Although I am not new to the concept of small-town syndrome, I have noticed that it has grown in popularity on social media in recent months. But what has all of this got to do with mental health? Well, in my opinion, this concept is very important to understand and be aware of in terms of looking after our mental health.
Small town syndrome is defined in the urban dictionary as “when someone has lived for so long in a small town that they form a sense of entitlement to themselves and act as if there isn’t a relevant world outside of their town. Someone with small-town syndrome is usually majorly concerned with gossip and events only happening with people in their town and let their life revolve around such meaningless rumours. Parents and adults who have small town syndrome engage in cliquey behaviour. People with small town syndrome usually don’t realise they act this way and may be insulted if pointed out. People with small-town syndrome may have lots of trouble adjusting to life in the real world or if they decided to move out of their said town”.
I would suggest that being consumed by local gossip is not healthy for anyone at all however more detrimental to people who may be more affected by it. I think people may be more affected by it if they do not necessarily want to engage in the gossip but often what happens in small towns (or even big towns and cities) is that people get sucked into company where gossip is normalised and seems to be the only thing that is on peoples minds.
However, are the very people who are venting small-town syndrome views online (all of who can’t stand the idea of it!) caught up in their own small-town syndrome on social media? Although not limited by geographical boundaries, influencers and social media personas do seem to be engaging in cliquey behaviour online themselves and may be caught up in the very gossip that they may vent about or the so called ‘small-town syndrome’.
Is gossip on any level healthy? I would tend to lean towards a big fat NO. Yes, talking about others is of course natural and very human and probably essential for survival in a social sense however when it becomes comparative, belittling, gossip like or a means of a short term boost to ones own confidence – I would suggest it is poisonous, toxic and negative for an individual or group well-being. We can see how it has affected sports teams, for example where team players get entangled in the gossip and become the headlines themselves having an adverse effect on performance.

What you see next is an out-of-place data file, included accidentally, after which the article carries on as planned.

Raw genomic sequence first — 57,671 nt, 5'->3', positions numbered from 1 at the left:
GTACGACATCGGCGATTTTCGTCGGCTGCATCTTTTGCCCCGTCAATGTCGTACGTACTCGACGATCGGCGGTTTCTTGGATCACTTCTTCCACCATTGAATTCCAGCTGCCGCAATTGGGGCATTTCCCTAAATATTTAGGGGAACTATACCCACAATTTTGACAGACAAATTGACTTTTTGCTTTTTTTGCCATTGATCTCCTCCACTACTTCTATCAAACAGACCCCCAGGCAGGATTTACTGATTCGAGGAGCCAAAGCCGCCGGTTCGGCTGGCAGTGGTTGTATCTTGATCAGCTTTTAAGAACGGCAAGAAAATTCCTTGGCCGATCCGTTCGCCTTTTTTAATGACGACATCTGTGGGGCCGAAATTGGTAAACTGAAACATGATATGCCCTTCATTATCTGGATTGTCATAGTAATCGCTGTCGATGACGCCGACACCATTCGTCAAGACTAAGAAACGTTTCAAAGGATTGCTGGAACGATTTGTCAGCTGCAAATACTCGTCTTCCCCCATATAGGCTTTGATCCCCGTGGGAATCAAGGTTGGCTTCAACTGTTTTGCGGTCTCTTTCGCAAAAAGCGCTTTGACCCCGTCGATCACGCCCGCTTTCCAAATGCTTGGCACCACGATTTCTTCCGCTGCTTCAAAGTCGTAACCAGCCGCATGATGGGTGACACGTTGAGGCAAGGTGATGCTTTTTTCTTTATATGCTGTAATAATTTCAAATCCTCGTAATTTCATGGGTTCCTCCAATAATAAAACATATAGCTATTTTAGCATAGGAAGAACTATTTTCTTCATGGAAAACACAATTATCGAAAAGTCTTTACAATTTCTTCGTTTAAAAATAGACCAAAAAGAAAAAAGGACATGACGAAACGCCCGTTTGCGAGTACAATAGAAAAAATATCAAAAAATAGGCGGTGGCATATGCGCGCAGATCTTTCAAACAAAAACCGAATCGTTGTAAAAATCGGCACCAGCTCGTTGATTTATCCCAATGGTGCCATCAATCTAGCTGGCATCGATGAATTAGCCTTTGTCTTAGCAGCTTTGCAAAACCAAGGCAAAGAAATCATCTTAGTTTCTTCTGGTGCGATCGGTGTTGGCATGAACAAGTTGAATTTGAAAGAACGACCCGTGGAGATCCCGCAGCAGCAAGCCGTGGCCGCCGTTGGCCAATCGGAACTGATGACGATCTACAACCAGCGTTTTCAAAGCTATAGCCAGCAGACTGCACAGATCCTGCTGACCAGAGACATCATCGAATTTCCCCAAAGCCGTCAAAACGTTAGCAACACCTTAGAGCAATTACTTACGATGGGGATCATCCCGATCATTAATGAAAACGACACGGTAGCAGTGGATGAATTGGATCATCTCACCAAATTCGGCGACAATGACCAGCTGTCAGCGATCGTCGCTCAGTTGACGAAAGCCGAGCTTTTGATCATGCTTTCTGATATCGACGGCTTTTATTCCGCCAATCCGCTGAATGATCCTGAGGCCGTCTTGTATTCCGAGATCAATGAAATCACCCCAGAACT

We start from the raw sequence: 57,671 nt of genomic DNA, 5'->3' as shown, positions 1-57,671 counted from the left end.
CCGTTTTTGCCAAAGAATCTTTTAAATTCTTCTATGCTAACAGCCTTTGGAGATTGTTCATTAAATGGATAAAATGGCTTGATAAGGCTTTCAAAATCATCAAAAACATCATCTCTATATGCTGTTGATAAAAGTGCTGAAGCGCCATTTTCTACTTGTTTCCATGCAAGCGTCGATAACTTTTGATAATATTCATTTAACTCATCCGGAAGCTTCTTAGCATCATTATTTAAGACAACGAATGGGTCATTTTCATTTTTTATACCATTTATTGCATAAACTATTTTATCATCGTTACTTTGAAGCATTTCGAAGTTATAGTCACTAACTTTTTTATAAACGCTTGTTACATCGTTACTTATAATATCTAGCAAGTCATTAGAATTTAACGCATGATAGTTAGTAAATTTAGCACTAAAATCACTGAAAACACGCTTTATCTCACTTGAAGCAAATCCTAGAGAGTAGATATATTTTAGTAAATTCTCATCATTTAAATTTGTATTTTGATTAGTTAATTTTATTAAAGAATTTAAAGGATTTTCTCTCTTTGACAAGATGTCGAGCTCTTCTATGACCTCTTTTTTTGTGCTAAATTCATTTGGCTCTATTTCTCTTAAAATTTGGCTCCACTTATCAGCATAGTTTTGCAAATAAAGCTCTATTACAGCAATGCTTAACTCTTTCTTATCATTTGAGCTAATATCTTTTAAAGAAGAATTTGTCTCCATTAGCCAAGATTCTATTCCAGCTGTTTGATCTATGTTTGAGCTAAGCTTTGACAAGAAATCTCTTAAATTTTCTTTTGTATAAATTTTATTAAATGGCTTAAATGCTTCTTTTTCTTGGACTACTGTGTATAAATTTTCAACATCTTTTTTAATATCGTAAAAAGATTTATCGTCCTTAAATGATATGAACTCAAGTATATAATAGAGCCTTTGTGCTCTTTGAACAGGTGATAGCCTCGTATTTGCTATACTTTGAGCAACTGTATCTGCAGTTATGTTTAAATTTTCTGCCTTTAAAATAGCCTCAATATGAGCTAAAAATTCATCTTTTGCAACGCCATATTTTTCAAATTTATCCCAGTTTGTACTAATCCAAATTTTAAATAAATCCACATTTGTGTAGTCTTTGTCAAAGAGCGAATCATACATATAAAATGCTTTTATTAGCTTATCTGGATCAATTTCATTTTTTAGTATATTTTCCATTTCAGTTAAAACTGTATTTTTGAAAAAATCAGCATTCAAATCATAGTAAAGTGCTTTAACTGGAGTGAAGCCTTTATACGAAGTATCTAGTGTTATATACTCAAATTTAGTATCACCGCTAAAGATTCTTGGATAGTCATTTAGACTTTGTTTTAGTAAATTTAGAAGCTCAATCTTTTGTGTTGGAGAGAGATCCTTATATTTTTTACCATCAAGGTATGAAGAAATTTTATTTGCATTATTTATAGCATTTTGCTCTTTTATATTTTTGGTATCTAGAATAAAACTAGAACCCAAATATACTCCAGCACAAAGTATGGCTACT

Shtay miles clear hi! When people start talking about others in a negative way, ask yourself – would I like if someone was talking about me like this? The answer is probably no so why engage, facilitate, contribute or even listen to gossip about someone else. We don’t know what is going on in peoples lives and judgement of others is not healthy for anyone. But I guess it can be difficult to stop the habit of local gossip.
How do you tell the person who you normally gossip with that you do not want to engage in gossip any longer without offending them? This is a difficult one however your boundaries are important and what is comfortable for you is very important. Gossip will eat away at your heart and soul over time so nip in the bud as soon as possible. If your friend has empathy and compassion, they will understand. You could start by changing the subject to something like – a) plans for the weekend b) how is work going c) how is your family etc. If your friend persists in gossiping, you will have to be clear about what you are comfortable talking about.
I do believe that local gossip and so called ‘small town syndrome’ are negative for overall well-being and mental health. Of course, there is joy in living on a small island like Ireland and there is a huge sense of community and belonging as everyone seems to know someone who knows someone! However, this small-town syndrome and local gossip is a more sinister concept and can lead to bullying, low self-esteem, a closed mindset and negative mental health. Steer clear of local gossip where possible and focus on your own growth as a person. I would personally move to the other side of the world to avoid local gossip and the risk of being sucked into that mentality!